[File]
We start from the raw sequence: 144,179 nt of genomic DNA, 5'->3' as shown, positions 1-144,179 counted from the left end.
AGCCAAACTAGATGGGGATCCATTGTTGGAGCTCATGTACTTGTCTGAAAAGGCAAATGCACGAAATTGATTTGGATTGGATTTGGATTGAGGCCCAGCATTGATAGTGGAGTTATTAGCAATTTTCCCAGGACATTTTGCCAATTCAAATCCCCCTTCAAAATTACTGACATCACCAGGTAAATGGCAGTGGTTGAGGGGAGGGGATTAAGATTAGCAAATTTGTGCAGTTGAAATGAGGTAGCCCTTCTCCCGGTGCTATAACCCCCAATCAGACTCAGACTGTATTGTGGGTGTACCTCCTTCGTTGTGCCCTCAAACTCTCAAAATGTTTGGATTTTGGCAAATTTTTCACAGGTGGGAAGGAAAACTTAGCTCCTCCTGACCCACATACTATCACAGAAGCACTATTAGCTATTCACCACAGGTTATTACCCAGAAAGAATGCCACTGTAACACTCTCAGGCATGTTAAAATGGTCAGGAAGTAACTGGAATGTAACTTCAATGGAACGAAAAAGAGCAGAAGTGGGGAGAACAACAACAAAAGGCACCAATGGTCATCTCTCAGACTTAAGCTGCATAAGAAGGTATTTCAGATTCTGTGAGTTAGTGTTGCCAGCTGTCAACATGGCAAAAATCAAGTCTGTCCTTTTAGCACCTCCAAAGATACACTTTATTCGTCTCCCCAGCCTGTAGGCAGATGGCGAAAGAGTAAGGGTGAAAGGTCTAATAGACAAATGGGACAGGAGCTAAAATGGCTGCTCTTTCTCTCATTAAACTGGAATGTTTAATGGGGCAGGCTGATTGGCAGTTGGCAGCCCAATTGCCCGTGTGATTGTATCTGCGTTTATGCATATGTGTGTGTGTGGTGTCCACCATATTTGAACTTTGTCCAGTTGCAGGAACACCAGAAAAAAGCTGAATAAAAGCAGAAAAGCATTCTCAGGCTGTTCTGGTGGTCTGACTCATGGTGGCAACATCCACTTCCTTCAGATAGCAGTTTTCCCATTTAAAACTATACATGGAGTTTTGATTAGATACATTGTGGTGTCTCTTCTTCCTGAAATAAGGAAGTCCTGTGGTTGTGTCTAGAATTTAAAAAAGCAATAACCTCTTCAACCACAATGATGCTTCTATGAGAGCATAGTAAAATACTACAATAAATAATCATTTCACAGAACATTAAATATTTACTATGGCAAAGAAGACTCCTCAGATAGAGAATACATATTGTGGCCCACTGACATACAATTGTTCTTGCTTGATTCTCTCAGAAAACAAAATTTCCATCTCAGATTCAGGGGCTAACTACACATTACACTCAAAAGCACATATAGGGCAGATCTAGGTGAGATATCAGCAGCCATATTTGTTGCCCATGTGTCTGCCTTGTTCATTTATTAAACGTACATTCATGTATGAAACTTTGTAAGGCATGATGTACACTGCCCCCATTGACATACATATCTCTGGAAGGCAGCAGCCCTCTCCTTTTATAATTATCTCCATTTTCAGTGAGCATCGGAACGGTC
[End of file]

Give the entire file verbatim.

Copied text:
We start from the raw sequence: 144,179 nt of genomic DNA, 5'->3' as shown, positions 1-144,179 counted from the left end.
AGCCAAACTAGATGGGGATCCATTGTTGGAGCTCATGTACTTGTCTGAAAAGGCAAATGCACGAAATTGATTTGGATTGGATTTGGATTGAGGCCCAGCATTGATAGTGGAGTTATTAGCAATTTTCCCAGGACATTTTGCCAATTCAAATCCCCCTTCAAAATTACTGACATCACCAGGTAAATGGCAGTGGTTGAGGGGAGGGGATTAAGATTAGCAAATTTGTGCAGTTGAAATGAGGTAGCCCTTCTCCCGGTGCTATAACCCCCAATCAGACTCAGACTGTATTGTGGGTGTACCTCCTTCGTTGTGCCCTCAAACTCTCAAAATGTTTGGATTTTGGCAAATTTTTCACAGGTGGGAAGGAAAACTTAGCTCCTCCTGACCCACATACTATCACAGAAGCACTATTAGCTATTCACCACAGGTTATTACCCAGAAAGAATGCCACTGTAACACTCTCAGGCATGTTAAAATGGTCAGGAAGTAACTGGAATGTAACTTCAATGGAACGAAAAAGAGCAGAAGTGGGGAGAACAACAACAAAAGGCACCAATGGTCATCTCTCAGACTTAAGCTGCATAAGAAGGTATTTCAGATTCTGTGAGTTAGTGTTGCCAGCTGTCAACATGGCAAAAATCAAGTCTGTCCTTTTAGCACCTCCAAAGATACACTTTATTCGTCTCCCCAGCCTGTAGGCAGATGGCGAAAGAGTAAGGGTGAAAGGTCTAATAGACAAATGGGACAGGAGCTAAAATGGCTGCTCTTTCTCTCATTAAACTGGAATGTTTAATGGGGCAGGCTGATTGGCAGTTGGCAGCCCAATTGCCCGTGTGATTGTATCTGCGTTTATGCATATGTGTGTGTGTGGTGTCCACCATATTTGAACTTTGTCCAGTTGCAGGAACACCAGAAAAAAGCTGAATAAAAGCAGAAAAGCATTCTCAGGCTGTTCTGGTGGTCTGACTCATGGTGGCAACATCCACTTCCTTCAGATAGCAGTTTTCCCATTTAAAACTATACATGGAGTTTTGATTAGATACATTGTGGTGTCTCTTCTTCCTGAAATAAGGAAGTCCTGTGGTTGTGTCTAGAATTTAAAAAAGCAATAACCTCTTCAACCACAATGATGCTTCTATGAGAGCATAGTAAAATACTACAATAAATAATCATTTCACAGAACATTAAATATTTACTATGGCAAAGAAGACTCCTCAGATAGAGAATACATATTGTGGCCCACTGACATACAATTGTTCTTGCTTGATTCTCTCAGAAAACAAAATTTCCATCTCAGATTCAGGGGCTAACTACACATTACACTCAAAAGCACATATAGGGCAGATCTAGGTGAGATATCAGCAGCCATATTTGTTGCCCATGTGTCTGCCTTGTTCATTTATTAAACGTACATTCATGTATGAAACTTTGTAAGGCATGATGTACACTGCCCCCATTGACATACATATCTCTGGAAGGCAGCAGCCCTCTCCTTTTATAATTATCTCCATTTTCAGTGAGCATCGGAACGGTC